Friday, 5 June 2015

The Hand of Punta del Este

The Hand of Punta del Este, or Mano de Punta del Este, is a sculpture of a hand partially formed with sand and located at Brava Beach in the famous resort town of Punta del Este, in Uruguay.  Chilean artist Marion Irarrazabal made this sculpture and unveiled during the summer of 1982, while he was attending the first annual International Meeting of Modern Sculpture in the Open Air in Punta del Este. The sculpture has since become a symbol for Punta del Este and is one of Uruguay's most recognizable landmarks. Over the years the sculpture came to be called by different names such as Emergiendo a la Vida (Man Emerging into Life), Monumento los Dedos (Monument of the Fingers), and Monumento al Ahogado (Monument to the Drowned), although the creator prefers it to be called simply “the Hand”. Mario Irarrázabal was the youngest of the nine sculptors who were invited to attend the inaugural edition of the International Meeting of Modern Sculpture in the Open Air.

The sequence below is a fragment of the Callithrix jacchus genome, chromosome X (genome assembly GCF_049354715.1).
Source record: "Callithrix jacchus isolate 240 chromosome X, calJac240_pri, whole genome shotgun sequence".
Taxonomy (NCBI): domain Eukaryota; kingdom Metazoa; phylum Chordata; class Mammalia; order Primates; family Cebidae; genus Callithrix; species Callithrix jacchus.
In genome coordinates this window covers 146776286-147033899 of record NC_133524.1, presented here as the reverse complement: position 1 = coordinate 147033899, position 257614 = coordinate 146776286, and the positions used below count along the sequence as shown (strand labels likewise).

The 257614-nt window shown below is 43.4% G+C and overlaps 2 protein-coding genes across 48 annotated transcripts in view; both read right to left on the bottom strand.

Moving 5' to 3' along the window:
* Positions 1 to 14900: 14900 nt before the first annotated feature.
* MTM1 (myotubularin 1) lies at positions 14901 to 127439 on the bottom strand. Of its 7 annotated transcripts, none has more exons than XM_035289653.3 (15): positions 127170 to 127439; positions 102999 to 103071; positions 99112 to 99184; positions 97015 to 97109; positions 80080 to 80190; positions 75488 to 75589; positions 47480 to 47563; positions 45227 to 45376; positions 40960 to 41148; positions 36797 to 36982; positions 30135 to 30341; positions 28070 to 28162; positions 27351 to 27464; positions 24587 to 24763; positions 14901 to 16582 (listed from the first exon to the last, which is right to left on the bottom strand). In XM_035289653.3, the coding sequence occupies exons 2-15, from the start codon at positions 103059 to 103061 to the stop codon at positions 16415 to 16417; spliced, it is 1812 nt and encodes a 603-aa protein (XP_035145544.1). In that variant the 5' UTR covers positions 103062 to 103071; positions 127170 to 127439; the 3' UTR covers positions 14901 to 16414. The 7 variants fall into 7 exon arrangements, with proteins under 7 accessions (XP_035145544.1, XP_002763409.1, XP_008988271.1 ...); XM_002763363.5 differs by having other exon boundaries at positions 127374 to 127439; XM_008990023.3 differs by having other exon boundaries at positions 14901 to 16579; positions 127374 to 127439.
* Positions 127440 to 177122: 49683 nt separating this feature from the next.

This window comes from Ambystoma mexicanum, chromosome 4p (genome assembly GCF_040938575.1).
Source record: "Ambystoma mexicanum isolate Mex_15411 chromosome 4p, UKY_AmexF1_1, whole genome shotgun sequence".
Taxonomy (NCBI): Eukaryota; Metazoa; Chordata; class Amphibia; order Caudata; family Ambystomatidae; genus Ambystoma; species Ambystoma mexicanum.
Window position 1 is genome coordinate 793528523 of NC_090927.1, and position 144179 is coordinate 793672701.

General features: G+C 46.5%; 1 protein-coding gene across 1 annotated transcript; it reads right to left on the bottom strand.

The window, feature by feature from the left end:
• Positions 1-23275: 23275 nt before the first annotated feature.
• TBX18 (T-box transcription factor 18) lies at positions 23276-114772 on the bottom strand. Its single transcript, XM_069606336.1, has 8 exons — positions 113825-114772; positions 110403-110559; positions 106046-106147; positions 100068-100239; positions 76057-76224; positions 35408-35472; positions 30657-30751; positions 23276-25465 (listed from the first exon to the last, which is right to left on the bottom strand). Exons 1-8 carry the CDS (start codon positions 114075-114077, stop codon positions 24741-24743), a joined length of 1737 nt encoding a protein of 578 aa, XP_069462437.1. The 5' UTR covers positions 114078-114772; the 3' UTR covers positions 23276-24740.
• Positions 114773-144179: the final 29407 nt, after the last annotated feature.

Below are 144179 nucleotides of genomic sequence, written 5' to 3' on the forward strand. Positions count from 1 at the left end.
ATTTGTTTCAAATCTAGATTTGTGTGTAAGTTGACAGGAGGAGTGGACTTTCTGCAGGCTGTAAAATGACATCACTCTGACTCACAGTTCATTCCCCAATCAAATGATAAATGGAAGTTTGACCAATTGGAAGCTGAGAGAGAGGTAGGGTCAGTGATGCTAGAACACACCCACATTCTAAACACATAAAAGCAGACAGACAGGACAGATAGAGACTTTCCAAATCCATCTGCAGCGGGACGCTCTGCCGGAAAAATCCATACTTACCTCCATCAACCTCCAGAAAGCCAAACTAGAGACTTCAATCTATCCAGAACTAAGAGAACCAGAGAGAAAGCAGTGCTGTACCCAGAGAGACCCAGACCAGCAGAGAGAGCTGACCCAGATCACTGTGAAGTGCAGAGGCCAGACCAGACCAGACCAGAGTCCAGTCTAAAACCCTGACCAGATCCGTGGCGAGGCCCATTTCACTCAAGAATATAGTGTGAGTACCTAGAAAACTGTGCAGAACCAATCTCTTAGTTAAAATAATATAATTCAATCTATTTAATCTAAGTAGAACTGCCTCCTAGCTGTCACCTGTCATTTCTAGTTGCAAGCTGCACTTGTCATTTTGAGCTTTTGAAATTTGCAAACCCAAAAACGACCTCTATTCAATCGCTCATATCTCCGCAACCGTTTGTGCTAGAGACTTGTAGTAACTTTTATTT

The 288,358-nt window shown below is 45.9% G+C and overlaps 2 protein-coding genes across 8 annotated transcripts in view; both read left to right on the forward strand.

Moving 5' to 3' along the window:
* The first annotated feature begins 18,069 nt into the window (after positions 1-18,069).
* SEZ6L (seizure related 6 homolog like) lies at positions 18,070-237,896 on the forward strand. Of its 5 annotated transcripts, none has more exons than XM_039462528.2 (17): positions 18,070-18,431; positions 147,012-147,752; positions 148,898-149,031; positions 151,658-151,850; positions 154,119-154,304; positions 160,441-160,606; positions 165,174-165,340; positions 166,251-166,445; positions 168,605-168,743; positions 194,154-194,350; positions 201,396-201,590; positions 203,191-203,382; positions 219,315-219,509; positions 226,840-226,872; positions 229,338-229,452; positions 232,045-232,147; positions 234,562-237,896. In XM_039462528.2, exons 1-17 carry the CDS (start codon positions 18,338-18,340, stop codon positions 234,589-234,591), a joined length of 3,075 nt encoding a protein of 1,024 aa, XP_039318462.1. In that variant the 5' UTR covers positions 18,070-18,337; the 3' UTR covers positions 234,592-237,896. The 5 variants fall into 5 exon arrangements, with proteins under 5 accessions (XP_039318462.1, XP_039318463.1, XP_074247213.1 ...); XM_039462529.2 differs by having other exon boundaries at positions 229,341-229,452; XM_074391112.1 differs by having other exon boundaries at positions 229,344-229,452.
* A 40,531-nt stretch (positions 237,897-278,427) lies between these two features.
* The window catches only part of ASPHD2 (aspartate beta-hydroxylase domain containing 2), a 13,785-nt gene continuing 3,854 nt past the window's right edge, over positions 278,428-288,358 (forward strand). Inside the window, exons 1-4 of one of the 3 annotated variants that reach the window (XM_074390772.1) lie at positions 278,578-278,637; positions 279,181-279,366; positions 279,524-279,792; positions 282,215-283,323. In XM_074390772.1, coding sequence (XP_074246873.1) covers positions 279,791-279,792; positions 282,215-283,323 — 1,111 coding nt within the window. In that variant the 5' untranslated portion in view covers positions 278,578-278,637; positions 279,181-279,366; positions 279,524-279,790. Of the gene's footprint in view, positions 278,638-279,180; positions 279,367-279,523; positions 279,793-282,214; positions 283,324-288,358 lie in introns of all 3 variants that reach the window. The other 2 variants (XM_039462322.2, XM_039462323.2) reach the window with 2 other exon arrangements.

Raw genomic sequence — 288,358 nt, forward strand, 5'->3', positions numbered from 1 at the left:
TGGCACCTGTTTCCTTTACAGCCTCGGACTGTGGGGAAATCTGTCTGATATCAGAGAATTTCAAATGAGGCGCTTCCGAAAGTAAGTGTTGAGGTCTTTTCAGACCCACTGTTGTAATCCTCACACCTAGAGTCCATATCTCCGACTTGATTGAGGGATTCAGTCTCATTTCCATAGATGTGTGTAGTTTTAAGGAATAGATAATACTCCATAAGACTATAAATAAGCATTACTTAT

Therefore, during that summer, the seafront turned into a kind of outdoor workshop where artists from several countries gathered and initiated to give shape to what they had in mind. Mario Irarrázabal arrived with a scale model of the hand but he had to improvise the rest of the procedure while facing natural hindrances such as the sand and the wind. Unluckily, a conflict arose among the participating sculptors about the places assigned on a public square. Though the others argued, Mario Irarrázabal quietly took his creation to the beach. He was very passionate about his work, and he just finished his work in just 6 days.

Thus, the massive hand is made of concrete reinforced with steel bars, and metal mesh, and covered with a degradation-resistant material. His magnificent sculpture became an instant hit earning him worldwide praise. It’s the only sculpture from the exhibition, hosted over two decades ago, that come to an end to sit on the beach these days. Moreover, it gives fantastic opportunity to tourists who has been photographed by thousands of tourists and has appeared on countless postcards and magazines. Mario Irarrázabal later made similar to exact replicas of the sculpture for the city of Madrid in 1987, in the Atacama Desert in Chile in 1992, and in Venice in 1995.

Source: Amusing Planet